Gordon C. Winston, the professor of political economy emeritus at Williams College who died December 3 at age 84, was my department chair when I was on the economics faculty there, as well as my co-author, mentor, and friend. He was a remarkably innovative and influential economist who made important contributions in the fields of labor and development economics, but he was best known for his work on the economics of higher education.
His insights ranged across a broad swath of the literature—unraveling the mysteries of fund accounting, analyzing need-based and merit aid and comparing net costs to institutional educational expenditures, estimating the impact of peers on undergraduate student learning, understanding ways a university is like and unlike a company, and monitoring the income background of students attending highly selective private colleges and universities. Gordon's work has had a profound impact on how we understand the academy.
At the same time, he was a sensational teacher over more than four decades on the Williams College faculty. After I became Williams's president in 2000, I was thrilled to hear Gordon's name over and over again when I asked alumni to name the professors who had the greatest impact on them.
For a person of such impressive accomplishment, Gordon was refreshingly humble. When he was chairman of the economics department in the early 1980s, we had a program that brought superstar economists to Williams for a semester. We invited the indomitable Joan Robinson, and were shocked when she actually accepted, arriving for the fall semester of 1982. Professor Robinson was known internationally not just for her brilliant contributions to the economics literature and for the fact that she was a student and close colleague of the great John Maynard Keynes at the University of Cambridge, but also for her brutally outspoken manner.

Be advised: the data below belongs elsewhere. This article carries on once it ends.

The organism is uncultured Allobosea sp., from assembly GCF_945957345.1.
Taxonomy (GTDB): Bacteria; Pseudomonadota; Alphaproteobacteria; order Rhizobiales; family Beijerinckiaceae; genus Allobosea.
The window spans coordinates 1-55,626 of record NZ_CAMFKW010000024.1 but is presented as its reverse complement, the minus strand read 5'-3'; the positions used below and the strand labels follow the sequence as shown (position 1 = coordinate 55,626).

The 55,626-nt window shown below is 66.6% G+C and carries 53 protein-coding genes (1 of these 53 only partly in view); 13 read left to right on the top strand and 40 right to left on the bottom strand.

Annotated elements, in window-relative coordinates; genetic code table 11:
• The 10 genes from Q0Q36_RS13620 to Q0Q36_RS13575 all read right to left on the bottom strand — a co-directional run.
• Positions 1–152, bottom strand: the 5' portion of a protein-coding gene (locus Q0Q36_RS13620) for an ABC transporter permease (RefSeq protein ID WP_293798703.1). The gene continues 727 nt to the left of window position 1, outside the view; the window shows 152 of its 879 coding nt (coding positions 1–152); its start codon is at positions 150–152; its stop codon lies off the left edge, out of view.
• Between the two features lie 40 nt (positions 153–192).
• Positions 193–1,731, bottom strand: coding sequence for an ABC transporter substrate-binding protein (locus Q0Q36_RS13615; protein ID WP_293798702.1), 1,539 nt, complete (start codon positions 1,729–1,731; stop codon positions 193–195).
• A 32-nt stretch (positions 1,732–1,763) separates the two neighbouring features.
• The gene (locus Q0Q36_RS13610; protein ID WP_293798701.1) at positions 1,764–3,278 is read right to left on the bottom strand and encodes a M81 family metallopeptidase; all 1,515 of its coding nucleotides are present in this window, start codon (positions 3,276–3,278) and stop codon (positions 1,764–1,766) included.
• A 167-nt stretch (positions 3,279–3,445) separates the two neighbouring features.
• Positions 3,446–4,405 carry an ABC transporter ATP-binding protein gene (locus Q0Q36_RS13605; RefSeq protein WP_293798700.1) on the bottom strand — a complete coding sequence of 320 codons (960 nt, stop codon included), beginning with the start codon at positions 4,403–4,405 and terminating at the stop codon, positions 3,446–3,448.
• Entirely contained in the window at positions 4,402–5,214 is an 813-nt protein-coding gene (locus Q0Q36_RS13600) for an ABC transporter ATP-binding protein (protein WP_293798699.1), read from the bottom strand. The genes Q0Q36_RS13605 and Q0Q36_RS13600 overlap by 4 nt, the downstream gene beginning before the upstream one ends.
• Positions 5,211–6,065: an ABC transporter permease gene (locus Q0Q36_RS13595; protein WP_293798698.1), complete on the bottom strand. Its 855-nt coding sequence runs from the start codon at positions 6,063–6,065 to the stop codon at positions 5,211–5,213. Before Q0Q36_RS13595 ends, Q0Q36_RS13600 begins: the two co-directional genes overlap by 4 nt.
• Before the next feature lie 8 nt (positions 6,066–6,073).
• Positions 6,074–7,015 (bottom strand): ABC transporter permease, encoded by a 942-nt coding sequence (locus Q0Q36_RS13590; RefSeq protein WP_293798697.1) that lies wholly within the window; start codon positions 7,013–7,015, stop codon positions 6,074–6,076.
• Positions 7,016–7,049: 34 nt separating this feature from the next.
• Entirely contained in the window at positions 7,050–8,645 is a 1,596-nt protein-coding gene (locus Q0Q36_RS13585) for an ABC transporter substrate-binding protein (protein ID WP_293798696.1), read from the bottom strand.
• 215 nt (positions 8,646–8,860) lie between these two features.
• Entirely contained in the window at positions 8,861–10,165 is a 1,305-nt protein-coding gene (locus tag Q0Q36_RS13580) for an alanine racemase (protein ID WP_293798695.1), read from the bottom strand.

She had written on how to integrate the notion of time into economic analysis, and Gordon had just published a major book on exactly that subject with Cambridge University Press, The Timing of Economic Activities: Firms, Household, and Markets in Time-Specific Analysis. He inscribed it beautifully and presented it to her. He heard nothing for several weeks until one day Professor Robinson walked into his office, dropped the book on his desk, and said, "Winston, this is the kind of book that is a lot more fun to write than it is to read." She then turned around and left without another word. That was Gordon's favorite story, always told with an enormous smile on his face.
But Gordon was more than simply a fabulous teacher and scholar. He was an extraordinary friend and inspiration to so many. He had an abiding zest for life that regularly manifested itself in his latest hobby—whether it was his sporty cars, his motorcycle, his sailboat, or his RV. In fact he once had a bumper sticker that proclaimed: "He Who Dies with the Most Toys Wins." But he loved people much more than his material possessions. Not just his wonderful wife, Mary, and his family, but many others as well.
Those of us blessed to have known him realize that both our careers and our personal lives would have been sadly diminished without the guidance of this remarkable man. He truly was one of a kind.